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I Bought a Crookes Radiometer

I found this radiometer  GIF on the internet. 

I've had a radiometer for decades, fascinated by the way it spins in the light.  It works with sunlight or an incandescent light bulb.
I finally decided to order a new one after mine stopped working.

Here's a photo from the internet that looks just like mine.


Sir William Crroke invented the radiometer.



Below are explanations about how it works. 
It's not so simple!
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"The radiometer is made from a glass bulb from which much of the air has been removed to form a partial vacuum. Inside the bulb, on a low friction spindle, is a rotor with several (usually four) vertical lightweight vanes spaced equally around the axis. The vanes are polished or white on one side and black on the other.
When exposed to sunlight, artificial light, or infrared radiation (even the heat of a hand nearby can be enough), the vanes turn with no apparent motive power, the dark sides retreating from the radiation source and the light sides advancing.
Cooling the radiometer causes rotation in the opposite direction."
(From Wikipedia)
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Continuing from Wikipedia, I found an explanation which is difficult to follow.
Crookes incorrectly suggested that the force was due to the pressure of light.[6] 
Another incorrect theory was that the heat on the dark side was causing the material to outgas, which pushed the radiometer around
A partial explanation is that gas molecules hitting the warmer side of the vane will pick up some of the heat, bouncing off the vane with increased speed.       Albert Einstein showed that the two pressures do not cancel out exactly at the edges of the vanes because of the temperature difference there. The force predicted by Einstein would be enough to move the vanes, but not fast enough.[9]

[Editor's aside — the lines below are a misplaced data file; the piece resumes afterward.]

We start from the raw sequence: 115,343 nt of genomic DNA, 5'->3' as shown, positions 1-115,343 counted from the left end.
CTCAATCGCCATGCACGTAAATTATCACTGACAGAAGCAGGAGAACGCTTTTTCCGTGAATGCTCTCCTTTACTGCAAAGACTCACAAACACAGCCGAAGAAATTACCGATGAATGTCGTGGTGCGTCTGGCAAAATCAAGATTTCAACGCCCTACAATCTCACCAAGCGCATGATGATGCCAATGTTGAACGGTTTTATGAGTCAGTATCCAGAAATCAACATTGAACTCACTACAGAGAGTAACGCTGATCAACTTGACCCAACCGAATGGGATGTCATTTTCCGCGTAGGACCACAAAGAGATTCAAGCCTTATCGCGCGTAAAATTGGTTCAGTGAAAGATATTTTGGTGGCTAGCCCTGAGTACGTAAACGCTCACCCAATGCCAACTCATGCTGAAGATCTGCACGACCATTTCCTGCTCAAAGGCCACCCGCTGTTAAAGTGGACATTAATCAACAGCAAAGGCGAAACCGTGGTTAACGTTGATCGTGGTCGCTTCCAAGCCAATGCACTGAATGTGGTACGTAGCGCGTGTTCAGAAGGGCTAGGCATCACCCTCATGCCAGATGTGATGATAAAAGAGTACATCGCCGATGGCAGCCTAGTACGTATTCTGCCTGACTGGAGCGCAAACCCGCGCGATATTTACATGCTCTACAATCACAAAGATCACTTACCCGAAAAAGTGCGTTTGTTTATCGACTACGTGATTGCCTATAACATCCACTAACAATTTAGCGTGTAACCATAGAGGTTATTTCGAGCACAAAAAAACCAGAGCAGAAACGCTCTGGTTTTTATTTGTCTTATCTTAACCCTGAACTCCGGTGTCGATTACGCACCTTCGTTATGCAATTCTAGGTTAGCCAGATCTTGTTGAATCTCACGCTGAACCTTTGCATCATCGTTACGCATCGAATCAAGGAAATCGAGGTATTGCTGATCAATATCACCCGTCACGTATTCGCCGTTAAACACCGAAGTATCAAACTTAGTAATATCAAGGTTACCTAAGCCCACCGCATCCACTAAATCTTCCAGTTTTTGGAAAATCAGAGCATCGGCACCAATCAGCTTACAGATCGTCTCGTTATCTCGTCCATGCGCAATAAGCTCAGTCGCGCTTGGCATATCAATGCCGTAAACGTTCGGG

The final piece of the puzzle, thermal transpiration, was theorized by Osborne Reynolds[10] ; in an unpublished paper of 1879.
A lighthearted video explaining how it works in easier terms:


12 comments:

  1. Fascinating. I have seen them many times but never understood completely what they did.

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  2. About the only thing I understood about the whole thing is:
    It's not so simple!

    ReplyDelete
  3. What a cool post. I've had a radiometer for years, but never knew how it worked. Over the years mine has slow down, but still works in sunlight.

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  4. I felt like I was back in school again. Is there going to be a test on this? lol Actually, I found this to be pretty fascinating stuff. I'll have to watch it a few times to totally absorb it (my brain isn't what it was when I was a young whipper snapper). Thanks for getting the gray matter working today!

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  5. Now I feel like we should get one! We are science nerds and this sounds great.

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  6. Very interesting and intruding to look at and watch. Thanks for the explanation as it helped reading about it...you enjoy yours as I'm sure you will.

    ReplyDelete
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  8. I've never come across such a gadget - it's fascinating! Thanks for the education today :)

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  9. So interesting. First time I hear of this. Enjoy!

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I enjoy reading your comments.
I'll visit your blog.

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